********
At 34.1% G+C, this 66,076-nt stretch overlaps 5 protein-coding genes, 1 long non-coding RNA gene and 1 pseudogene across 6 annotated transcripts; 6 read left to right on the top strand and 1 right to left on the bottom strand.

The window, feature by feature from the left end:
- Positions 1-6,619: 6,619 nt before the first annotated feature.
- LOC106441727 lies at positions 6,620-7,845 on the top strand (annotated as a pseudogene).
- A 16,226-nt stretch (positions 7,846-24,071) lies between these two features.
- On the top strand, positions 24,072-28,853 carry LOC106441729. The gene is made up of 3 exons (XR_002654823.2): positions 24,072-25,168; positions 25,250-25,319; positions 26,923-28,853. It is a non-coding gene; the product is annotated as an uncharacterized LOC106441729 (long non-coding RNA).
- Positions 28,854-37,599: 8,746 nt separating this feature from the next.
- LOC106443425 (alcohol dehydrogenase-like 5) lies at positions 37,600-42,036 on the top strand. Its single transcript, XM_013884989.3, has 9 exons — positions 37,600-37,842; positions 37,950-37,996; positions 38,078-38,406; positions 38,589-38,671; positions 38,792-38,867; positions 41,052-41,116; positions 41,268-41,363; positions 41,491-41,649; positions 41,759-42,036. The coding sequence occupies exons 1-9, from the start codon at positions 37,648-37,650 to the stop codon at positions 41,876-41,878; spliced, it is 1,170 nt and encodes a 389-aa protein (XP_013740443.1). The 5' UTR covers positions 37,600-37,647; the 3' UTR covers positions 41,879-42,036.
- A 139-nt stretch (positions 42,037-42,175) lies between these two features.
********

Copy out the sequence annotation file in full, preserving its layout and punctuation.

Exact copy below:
At 34.1% G+C, this 66,076-nt stretch overlaps 5 protein-coding genes, 1 long non-coding RNA gene and 1 pseudogene across 6 annotated transcripts; 6 read left to right on the top strand and 1 right to left on the bottom strand.

The window, feature by feature from the left end:
- Positions 1-6,619: 6,619 nt before the first annotated feature.
- LOC106441727 lies at positions 6,620-7,845 on the top strand (annotated as a pseudogene).
- A 16,226-nt stretch (positions 7,846-24,071) lies between these two features.
- On the top strand, positions 24,072-28,853 carry LOC106441729. The gene is made up of 3 exons (XR_002654823.2): positions 24,072-25,168; positions 25,250-25,319; positions 26,923-28,853. It is a non-coding gene; the product is annotated as an uncharacterized LOC106441729 (long non-coding RNA).
- Positions 28,854-37,599: 8,746 nt separating this feature from the next.
- LOC106443425 (alcohol dehydrogenase-like 5) lies at positions 37,600-42,036 on the top strand. Its single transcript, XM_013884989.3, has 9 exons — positions 37,600-37,842; positions 37,950-37,996; positions 38,078-38,406; positions 38,589-38,671; positions 38,792-38,867; positions 41,052-41,116; positions 41,268-41,363; positions 41,491-41,649; positions 41,759-42,036. The coding sequence occupies exons 1-9, from the start codon at positions 37,648-37,650 to the stop codon at positions 41,876-41,878; spliced, it is 1,170 nt and encodes a 389-aa protein (XP_013740443.1). The 5' UTR covers positions 37,600-37,647; the 3' UTR covers positions 41,879-42,036.
- A 139-nt stretch (positions 42,037-42,175) lies between these two features.